Swan Veterinary Hospital

PH: (08) 9274 1845

14 Runyon Road, Midvale

Reptile Care


Most native reptiles are protected by Law which means they cannot be kept as pets. Usually, only zoos and fauna parks are given permits to hold these animals. Non-native reptiles are even more strictly controlled by Law as they pose a significant risk to Australian ecosystems.

If you’ve found or rescued a reptile, tortoise, lizard, crocodile, snake, or frog, it is best to immediately contact an organisation like WIRES to organise for the animal to be released back into the wild. You can contact WIRES on 1300 094 737.
Reptiles and Frogs as Pets

Keeping non-protected native reptiles as pets requires special care and handling.
Tortoises, lizards, snakes, and frogs require certain living environments and healthcare routines.
In general, most reptiles are shy animals and handling should be minimal.



Domesticated snakes are usually accustomed to eating fresh dead mice, rats, and chickens. Lizards may require a more complex omnivorous diet with special supplements mixed in. Tortoises are usually fed a meat-based diet, but calcium must be added to prevent shell deformities from developing. For all reptiles, it is essential to obtain specific dietary advice from us to meet the needs of the particular species.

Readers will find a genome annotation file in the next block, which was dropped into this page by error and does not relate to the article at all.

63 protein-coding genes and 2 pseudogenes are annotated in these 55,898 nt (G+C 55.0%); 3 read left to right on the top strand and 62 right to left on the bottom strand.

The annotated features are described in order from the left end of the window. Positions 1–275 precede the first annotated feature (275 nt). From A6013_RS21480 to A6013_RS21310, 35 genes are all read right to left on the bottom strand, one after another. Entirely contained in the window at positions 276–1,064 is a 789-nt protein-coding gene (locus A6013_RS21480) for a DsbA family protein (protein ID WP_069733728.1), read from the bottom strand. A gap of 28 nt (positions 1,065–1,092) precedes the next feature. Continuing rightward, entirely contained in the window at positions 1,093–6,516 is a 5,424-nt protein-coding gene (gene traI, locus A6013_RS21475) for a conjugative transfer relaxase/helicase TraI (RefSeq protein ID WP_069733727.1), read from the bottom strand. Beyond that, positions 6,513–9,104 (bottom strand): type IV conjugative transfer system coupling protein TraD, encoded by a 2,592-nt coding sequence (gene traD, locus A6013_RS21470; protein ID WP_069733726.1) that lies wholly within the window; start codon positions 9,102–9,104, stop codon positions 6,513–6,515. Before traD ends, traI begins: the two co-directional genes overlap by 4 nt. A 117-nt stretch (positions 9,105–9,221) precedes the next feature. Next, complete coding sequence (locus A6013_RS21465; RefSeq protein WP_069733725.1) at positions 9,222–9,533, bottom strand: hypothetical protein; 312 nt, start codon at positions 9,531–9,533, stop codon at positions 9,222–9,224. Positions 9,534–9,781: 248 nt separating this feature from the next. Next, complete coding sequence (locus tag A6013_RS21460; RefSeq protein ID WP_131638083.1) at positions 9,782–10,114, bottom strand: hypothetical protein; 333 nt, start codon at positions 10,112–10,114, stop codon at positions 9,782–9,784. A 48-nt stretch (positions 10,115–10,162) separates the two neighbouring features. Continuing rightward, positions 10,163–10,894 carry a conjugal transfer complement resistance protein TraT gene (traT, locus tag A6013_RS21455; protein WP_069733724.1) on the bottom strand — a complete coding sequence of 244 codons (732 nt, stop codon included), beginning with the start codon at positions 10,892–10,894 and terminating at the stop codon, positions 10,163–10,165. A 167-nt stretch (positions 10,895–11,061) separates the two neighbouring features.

The correct housing is essential for reptiles, otherwise, health problems will occur. Reptiles should not be kept in wire cages as injuries can result. The correct type of wood, glass or plastic enclosures must be used. Correct temperatures are very important and some reptiles need to bask under a carefully regulated heat lamp. The heat lamp must be out of the animal's reach to prevent burns.

Humidity, ventilation, and lighting need to be carefully maintained and monitored.

  Introducing larger rocks and gravel may be necessary to help some reptiles shed old skin.

  Space should be adequate to allow the animal to move about, explore, and exercise. The
  floor of the enclosure may need to be a combination of sand, smooth gravel, leaf litter or
  absorbent paper. You should also consider what is required to enable the animal to find a
  suitable area for hibernation.

  Clean water (preferably rainwater) must be constantly available for drinking and also for
  swimming or immersing to help regulate temperature and skin moisture.

Health Problems

Keeping reptiles as pets is much more involved than common pets, so health problems are often encountered due to the incorrect housing, temperatures, humidity, and diet. Problems can present in the form of parasitic diseases caused by intestinal worms or skin mites, as well as a variety of other infections and injuries. Ensure that you bring your reptile in for medical attention at the first signs of sickness or injury.

Professional Advice

All reptiles have specialised needs. Please visit our clinic to discuss the needs of your reptile with our veterinary staff at the earliest possible opportunity.



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